Social Question

marinelife's avatar

Should we hold Warner Brothers to account?

Asked by marinelife (58326 points ) October 20th, 2011

Today I was listening to the magnificent William Tell Overture by Rossini. But parts of it were inextricably linked in my mind to cartoons. From the opening bars which inevitably make me think of horses (or anything) running or being chased to the storm at sea.

This is true of many great classical pieces. Should I be happy that Warner Brothers contributed to my love of classical music or annoyed that for an entire generation of young people classical music is “ruined”?

What pieces do you remember from or associate with cartoons?

Observing members: 0 Composing members: 0

6 Answers

filmfann's avatar

Of course, the William Tell Overture was first borrowed by the Lone Ranger, but I get your point.
I have trouble listening to The Ride Of The Valkyries without humming “Kill the Wabbit!” or thinking of Apocalypse Now.

jaytkay's avatar

Sure, I like classical music in cartoons.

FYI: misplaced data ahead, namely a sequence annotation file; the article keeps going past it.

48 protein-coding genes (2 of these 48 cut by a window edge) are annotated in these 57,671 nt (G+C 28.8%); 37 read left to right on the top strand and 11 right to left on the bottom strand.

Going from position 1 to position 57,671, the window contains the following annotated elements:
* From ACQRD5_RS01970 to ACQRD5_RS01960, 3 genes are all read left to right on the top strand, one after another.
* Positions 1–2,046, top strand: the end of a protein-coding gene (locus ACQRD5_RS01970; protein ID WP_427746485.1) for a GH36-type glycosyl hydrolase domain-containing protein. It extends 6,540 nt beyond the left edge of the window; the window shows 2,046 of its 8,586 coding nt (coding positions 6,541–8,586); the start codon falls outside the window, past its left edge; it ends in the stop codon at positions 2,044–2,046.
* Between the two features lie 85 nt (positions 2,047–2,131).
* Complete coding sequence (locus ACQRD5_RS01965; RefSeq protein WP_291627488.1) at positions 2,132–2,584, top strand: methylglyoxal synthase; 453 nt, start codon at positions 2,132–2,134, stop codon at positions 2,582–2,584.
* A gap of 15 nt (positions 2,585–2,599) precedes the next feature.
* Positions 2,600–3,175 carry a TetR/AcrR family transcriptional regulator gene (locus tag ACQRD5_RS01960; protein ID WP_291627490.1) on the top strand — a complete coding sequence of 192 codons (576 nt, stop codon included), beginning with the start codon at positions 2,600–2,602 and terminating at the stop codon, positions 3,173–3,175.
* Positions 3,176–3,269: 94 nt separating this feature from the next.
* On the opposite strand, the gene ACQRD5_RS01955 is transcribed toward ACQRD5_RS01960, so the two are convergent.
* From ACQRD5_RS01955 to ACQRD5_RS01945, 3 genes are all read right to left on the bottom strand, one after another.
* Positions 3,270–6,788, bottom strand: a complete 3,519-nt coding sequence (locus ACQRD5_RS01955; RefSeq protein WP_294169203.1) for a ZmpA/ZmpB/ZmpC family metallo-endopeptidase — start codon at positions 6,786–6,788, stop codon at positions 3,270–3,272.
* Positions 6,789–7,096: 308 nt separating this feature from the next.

The first time I attended the opera, when I heard the overture I was excited because I know these songs!!

SavoirFaire's avatar

The only piece of music I have trouble dissociating from everything else is Strauss’ _ Also sprach Zarathustra_. It is a tone poem, however, and I associate it with Nietzsche rather than 2001: A Space Odyssey. So I guess Strauss could declare “mission accomplished” on that one.

Regardless, it seems to me that classical music is not ruined by associations so long as those associations enrich your experience. Familiarity breeds understanding, and understanding breeds appreciation as far as classical music is concerned. Like @jaytkay said: knowing the songs can make you excited.

So if I’m going to hold Warner Brothers accountable for anything, it will be for introducing so many young people to so much excellent music (even if it was only to avoid licensing fees).

Sunny2's avatar

I think it’s fun to recognize classical music out of its usual setting. It’s in cartoons, movies and advertisements. Listen to Carl Orff’s Carmina Burana. You hear it all over the place.

ucme's avatar

Possibly, but I blame another source. For a time I used to have this little tune playing in my head “during”........very distracting!

Blueroses's avatar

I totally blame thank WB for introducing me to opera. The Rabbit of Seville is one of my all-time favorite childhood memories and directly responsible for my buying season tickets to the opera every year.

Answer this question

Login

or

Join

to answer.
Your answer will be saved while you login or join.

Have a question? Ask Fluther!

What do you know more about?
or
Knowledge Networking @ Fluther